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In the race for a coronavirus vaccine, Russia was widely criticised for giving its Sputnik V jab regulatory approval in August after it had only been tested on a few dozen people.
An advanced study among tens of thousands started shortly after, but despite warnings urging them to wait for the results, authorities began offering it to people in high-risk groups such as medical workers and teachers within weeks.
In December, mass vaccinations with Sputnik V started in Russia, even though it is still undergoing the late-stage trial.
Now interim analysis of phase 3 of the trial, published by The Lancet, suggest the vaccine offers 91.6% efficacy against coronavirus – higher than that provided by AstraZeneca (60%), Johnson & Johnson (single shot, at 66%) and Novavax (89%)
“The development of the Sputnik V vaccine has been criticised for unseemly haste, corner cutting, and an absence of transparency,” noted Professor Ian Jones, University of Reading, and Professor Polly Roy, London School of Hygiene & Tropical Medicine (who were not involved in the study).
“But the outcome reported here is clear and the scientific principle of vaccination is demonstrated, which means another vaccine can now join the fight to reduce the incidence of Covid-19.”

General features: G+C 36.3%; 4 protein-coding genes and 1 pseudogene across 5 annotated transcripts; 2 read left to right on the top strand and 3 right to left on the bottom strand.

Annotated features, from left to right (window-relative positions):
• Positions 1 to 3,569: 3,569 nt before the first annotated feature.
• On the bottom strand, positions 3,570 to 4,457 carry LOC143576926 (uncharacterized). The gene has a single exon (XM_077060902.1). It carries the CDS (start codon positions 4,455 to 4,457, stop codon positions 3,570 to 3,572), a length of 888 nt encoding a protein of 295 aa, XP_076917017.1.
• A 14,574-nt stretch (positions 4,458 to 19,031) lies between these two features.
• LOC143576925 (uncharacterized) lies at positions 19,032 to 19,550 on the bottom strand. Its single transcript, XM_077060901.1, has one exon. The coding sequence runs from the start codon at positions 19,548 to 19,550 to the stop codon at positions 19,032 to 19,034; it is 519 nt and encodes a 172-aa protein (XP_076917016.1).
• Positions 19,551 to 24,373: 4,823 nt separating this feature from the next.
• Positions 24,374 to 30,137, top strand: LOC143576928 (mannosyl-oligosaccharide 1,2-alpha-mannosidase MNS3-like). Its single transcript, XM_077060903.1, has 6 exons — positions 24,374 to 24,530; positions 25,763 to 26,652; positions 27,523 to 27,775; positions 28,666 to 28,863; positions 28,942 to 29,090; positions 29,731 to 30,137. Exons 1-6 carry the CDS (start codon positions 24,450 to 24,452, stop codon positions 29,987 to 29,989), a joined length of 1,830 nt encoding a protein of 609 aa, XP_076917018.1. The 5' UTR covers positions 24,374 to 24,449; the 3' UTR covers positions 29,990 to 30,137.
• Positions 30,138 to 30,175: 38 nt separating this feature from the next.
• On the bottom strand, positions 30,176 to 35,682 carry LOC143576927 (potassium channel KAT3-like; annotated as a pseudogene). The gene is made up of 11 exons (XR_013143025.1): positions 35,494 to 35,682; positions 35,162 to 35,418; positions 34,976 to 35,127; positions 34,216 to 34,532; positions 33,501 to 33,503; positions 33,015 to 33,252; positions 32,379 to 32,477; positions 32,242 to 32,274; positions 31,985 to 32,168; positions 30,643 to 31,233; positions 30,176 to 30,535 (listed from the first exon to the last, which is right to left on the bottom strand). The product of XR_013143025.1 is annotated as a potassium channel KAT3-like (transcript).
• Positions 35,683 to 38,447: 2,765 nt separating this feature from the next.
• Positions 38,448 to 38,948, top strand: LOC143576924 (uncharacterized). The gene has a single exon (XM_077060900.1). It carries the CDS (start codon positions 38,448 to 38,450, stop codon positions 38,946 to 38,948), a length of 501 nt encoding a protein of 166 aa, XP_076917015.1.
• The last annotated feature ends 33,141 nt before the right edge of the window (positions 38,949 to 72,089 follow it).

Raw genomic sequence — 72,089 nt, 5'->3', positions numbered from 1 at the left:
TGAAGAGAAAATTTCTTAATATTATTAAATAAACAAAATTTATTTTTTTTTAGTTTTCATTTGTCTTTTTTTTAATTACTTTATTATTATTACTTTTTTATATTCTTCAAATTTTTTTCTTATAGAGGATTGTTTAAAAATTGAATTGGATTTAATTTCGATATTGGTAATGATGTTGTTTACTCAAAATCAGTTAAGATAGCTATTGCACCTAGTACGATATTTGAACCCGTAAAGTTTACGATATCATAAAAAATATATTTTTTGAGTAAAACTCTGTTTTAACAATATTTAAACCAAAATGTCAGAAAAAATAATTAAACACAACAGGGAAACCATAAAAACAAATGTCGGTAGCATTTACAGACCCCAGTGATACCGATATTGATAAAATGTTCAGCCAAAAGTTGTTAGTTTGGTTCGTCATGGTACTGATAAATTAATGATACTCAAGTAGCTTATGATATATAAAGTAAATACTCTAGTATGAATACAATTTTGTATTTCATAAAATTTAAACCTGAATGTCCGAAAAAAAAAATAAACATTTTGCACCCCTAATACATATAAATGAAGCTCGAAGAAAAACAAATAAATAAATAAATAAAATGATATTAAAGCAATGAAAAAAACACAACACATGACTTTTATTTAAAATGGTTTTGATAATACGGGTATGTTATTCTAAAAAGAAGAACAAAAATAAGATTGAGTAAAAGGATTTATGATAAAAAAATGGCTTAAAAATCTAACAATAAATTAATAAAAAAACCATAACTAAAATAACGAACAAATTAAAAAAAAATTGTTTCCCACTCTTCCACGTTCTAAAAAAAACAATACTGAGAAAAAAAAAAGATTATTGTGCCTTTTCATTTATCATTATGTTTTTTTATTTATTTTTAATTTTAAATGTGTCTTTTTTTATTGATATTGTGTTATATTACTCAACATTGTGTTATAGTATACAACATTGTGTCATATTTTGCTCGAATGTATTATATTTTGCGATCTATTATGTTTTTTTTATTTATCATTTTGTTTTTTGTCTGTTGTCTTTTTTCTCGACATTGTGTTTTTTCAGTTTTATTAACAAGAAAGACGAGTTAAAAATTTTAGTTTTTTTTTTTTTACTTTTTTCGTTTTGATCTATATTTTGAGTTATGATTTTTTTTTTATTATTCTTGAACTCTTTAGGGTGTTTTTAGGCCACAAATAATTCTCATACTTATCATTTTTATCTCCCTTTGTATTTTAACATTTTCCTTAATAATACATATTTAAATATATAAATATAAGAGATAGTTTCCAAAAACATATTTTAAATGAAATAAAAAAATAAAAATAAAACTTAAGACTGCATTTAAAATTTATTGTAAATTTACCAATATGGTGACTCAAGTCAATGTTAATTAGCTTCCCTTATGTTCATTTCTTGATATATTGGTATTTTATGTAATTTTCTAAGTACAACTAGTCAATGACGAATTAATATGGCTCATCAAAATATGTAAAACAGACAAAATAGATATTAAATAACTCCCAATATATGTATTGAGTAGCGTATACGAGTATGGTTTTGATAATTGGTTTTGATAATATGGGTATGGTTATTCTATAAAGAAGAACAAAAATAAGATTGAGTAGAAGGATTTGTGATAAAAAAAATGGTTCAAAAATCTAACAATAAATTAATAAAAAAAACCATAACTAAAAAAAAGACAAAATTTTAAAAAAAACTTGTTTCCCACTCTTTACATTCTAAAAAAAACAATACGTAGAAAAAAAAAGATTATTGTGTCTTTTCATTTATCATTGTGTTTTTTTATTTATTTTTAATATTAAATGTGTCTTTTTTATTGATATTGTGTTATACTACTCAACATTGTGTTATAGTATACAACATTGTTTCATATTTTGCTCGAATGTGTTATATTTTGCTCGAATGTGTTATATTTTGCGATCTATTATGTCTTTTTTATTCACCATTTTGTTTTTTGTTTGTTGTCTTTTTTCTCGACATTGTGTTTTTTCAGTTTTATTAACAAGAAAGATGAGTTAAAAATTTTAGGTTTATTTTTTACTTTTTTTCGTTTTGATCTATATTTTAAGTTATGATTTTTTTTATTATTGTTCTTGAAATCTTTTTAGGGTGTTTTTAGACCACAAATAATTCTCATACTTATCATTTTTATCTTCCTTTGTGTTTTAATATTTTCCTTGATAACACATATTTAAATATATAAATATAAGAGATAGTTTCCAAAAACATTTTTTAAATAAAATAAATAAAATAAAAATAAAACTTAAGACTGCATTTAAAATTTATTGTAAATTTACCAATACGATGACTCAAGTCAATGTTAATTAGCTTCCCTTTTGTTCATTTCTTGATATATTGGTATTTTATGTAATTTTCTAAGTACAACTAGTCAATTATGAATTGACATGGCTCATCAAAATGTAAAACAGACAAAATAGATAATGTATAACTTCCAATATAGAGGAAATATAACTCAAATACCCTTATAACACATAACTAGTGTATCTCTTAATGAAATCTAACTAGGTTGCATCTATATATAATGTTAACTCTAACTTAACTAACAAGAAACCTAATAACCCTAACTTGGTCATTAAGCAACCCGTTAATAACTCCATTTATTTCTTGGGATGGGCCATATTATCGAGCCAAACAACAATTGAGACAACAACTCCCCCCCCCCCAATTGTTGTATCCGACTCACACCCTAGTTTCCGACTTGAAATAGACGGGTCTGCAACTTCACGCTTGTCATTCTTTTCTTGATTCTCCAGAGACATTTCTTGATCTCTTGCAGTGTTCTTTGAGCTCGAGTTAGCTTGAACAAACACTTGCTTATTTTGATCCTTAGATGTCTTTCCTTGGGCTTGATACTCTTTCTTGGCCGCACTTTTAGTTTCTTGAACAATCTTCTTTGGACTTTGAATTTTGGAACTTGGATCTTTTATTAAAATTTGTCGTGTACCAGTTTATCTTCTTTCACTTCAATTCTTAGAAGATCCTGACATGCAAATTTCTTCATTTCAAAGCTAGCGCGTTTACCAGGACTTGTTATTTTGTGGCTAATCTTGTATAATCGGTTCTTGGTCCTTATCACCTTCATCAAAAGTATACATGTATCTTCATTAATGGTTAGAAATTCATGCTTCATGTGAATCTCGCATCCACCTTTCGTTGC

The findings are based on an analysis of data from nearly 20,000 participants, with three quarters receiving the vaccine and one quarter receiving a placebo. There were 16 coronavirus cases in the vaccine group after receiving the first dose, and 62 in the placebo group.
Four deaths were reported, none of which were considered related to the vaccine and most adverse effects were mild, including flu-like symptoms, pain at injection site and weakness or low energy.
The trial included 2,144 participants older than 60, with 91.8% vaccine efficiency for this group, indicating it to be particularly well tolerated and effective. The trial is ongoing and aims to include a total of 40,000 participants, with monitoring of safety and efficacy continuing.
Mass Sputnik V vaccination programmes are already underway in Belarus and Argentina.
Belarus conducted its own trial of the vaccine among 100 volunteers and gave it regulatory approval on December 21.
The UK has not secured access to the Russian vaccine.